Does Email Still Drive SMB Marketing? Privy Says ‘Yes’


We’re said to be in a post-email generation, as Millennials increasingly rely on messaging and other channels. There will need to be a lot of adjustment for marketing strategies.

But email is still the most reliable connection for most consumers. It remains the primary input for customer lists, which are now being collected by 80 percent of SMBs, per BIA/Kelsey. In fact, no other SMB marketing feature ranks as high.

Are SMBs doing enough with their email lists? The obvious answer is “no.”

Optimizing email for leads and engagement is the role that Boston-based Privy has given itself. Founded in 2012 as an offers company during the Groupon boom, Privy has remade itself as a freemium/premium email marketing enhancer that is tightly integrated with more than 10 top email programs (Mail Chimp, Constant Contact, Fishbowl etc.)

The 10 person company currently has a base of 14,000 SMBs under its email marketing efforts, and is now growing by 3,000 to 4,000 new small businesses every month. It hopes to enlist 50,000- 60,000 SMBs by the end of the year.

CEO and Founder Ben Jabbawy tells us that the company’s initial focus on offers and then “closed loop marketing systems” was an effective way to acquire consumers, but businesses were slow to adopt. The new focus on email list growth has given the company a period of rapid new growth – even though much of the leads- based functionality (attaching offers etc.) remains pretty much the same.

Two types of campaigns are typically run, says Jabbawy. “The first is a generic, ‘Hey , welcome to the website’ type effort. They may see a 1.5 – 2 percent conversion. The second is offer-based. “Join our list and get X% off.’ Offer driven campaign can see conversion rates jump to 5-15 percent. Offers are (still) a great carrot to incentivize customers to establish relationships.,” he says.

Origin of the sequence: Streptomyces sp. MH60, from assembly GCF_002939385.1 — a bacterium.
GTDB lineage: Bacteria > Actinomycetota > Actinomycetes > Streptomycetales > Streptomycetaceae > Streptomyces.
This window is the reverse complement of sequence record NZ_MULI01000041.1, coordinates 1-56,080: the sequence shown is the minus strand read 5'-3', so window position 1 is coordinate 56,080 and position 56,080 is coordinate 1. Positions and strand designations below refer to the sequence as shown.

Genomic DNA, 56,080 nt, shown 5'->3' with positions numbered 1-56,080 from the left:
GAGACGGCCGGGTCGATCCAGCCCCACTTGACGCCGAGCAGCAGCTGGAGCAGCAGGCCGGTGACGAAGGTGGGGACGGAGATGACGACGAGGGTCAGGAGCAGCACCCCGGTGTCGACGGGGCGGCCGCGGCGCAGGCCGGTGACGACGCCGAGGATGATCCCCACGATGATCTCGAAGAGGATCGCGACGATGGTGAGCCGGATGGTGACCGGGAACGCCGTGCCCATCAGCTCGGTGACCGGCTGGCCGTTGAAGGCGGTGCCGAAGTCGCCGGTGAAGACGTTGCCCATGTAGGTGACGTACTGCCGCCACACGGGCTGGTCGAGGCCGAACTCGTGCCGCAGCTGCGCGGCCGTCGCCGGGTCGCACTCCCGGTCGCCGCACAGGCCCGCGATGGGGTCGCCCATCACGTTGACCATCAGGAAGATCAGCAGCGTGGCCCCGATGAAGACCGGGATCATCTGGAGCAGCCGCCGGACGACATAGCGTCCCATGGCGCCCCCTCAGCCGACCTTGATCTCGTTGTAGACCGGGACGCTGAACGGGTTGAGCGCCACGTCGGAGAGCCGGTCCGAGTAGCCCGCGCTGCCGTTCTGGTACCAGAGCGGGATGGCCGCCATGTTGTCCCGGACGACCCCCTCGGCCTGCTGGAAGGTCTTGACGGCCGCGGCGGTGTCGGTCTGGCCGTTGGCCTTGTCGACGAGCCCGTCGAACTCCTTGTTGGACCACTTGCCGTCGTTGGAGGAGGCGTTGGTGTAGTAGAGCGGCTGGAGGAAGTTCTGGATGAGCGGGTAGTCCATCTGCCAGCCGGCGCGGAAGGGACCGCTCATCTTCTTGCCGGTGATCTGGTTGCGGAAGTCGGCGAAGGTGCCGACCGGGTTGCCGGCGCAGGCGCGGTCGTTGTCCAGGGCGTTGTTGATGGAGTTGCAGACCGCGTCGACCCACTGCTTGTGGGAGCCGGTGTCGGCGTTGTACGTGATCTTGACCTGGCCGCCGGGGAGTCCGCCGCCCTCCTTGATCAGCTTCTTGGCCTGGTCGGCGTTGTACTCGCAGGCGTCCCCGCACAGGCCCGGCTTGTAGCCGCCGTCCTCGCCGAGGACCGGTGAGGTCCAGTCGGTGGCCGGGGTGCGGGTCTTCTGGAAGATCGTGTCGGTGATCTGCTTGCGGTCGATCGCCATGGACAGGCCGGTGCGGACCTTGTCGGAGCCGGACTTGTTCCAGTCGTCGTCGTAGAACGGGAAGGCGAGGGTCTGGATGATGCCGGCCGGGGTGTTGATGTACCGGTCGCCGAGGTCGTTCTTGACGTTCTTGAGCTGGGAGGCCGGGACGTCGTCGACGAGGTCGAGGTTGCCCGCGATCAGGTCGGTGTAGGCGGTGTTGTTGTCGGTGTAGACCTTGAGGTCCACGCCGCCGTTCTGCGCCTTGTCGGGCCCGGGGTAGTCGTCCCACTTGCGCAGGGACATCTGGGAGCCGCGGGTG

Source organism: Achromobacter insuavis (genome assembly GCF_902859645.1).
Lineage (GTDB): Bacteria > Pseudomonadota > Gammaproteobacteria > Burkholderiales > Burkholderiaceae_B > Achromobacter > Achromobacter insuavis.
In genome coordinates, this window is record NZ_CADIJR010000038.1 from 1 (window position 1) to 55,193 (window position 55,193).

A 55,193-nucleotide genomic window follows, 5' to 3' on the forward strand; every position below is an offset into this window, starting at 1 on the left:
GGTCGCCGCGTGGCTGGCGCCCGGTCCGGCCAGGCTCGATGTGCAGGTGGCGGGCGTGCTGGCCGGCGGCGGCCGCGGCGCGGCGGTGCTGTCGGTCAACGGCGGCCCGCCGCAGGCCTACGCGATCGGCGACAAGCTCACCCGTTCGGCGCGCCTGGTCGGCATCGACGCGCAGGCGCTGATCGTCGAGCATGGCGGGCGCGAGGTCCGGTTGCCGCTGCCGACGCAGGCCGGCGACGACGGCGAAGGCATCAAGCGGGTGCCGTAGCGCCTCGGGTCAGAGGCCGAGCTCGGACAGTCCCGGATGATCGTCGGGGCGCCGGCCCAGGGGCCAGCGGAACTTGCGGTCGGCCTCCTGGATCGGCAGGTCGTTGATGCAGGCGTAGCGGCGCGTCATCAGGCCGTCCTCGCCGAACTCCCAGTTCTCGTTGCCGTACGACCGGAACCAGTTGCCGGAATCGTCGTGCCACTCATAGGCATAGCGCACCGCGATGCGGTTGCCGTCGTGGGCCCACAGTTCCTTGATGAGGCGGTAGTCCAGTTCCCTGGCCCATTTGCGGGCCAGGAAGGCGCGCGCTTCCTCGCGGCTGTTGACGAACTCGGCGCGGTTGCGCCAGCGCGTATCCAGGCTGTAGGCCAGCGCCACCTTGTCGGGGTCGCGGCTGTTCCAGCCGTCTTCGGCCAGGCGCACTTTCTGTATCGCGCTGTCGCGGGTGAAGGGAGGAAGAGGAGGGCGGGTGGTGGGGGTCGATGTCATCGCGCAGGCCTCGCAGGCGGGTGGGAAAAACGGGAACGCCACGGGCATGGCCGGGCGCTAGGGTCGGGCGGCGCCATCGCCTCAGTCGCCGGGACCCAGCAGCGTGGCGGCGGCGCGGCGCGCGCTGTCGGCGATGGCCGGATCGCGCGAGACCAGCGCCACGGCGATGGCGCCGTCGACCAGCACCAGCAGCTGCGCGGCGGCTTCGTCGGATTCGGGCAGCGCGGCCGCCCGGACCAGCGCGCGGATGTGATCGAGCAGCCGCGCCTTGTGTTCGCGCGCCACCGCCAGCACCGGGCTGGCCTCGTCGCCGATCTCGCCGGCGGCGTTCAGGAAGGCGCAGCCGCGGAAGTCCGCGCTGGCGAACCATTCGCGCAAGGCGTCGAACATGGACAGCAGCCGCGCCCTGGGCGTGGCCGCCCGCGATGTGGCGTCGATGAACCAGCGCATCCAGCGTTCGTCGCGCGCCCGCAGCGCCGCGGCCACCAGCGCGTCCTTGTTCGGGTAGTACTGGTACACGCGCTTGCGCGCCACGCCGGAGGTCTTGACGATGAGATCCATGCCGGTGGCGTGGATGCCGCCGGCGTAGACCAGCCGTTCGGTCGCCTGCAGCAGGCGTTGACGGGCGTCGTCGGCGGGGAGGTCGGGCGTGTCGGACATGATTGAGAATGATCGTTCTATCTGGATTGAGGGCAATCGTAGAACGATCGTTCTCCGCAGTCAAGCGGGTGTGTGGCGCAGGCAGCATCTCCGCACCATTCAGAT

While the core email programs provide a lot of services, Jabbawy says Privy’s ability to provide more sophisticated targeting, offer tracking and redemption fully complement them. “When businesses sign up for Constant Contact or Mail Chimp, they typically have (few) email contacts,” he suggests. “The majority have sub 100 email contacts, or sub 500 contacts.”

Privy is offering a feature-rich freemium tier, with paid plans costing either $19 a month, $79 a month and higher (which is mostly for Enterprise players.) Given the expense of cold calling and acquiring SMBs in general, Jabbawy says it is an attractive offering.

And while email is the focus, a Privy campaign just as easily leads in to website-based marketing. Privy simplifies getting SMBs onto Websites, he says. SMBs that have Shopify, WordPress and Weebly.com accounts are the company’s fastest growing channels.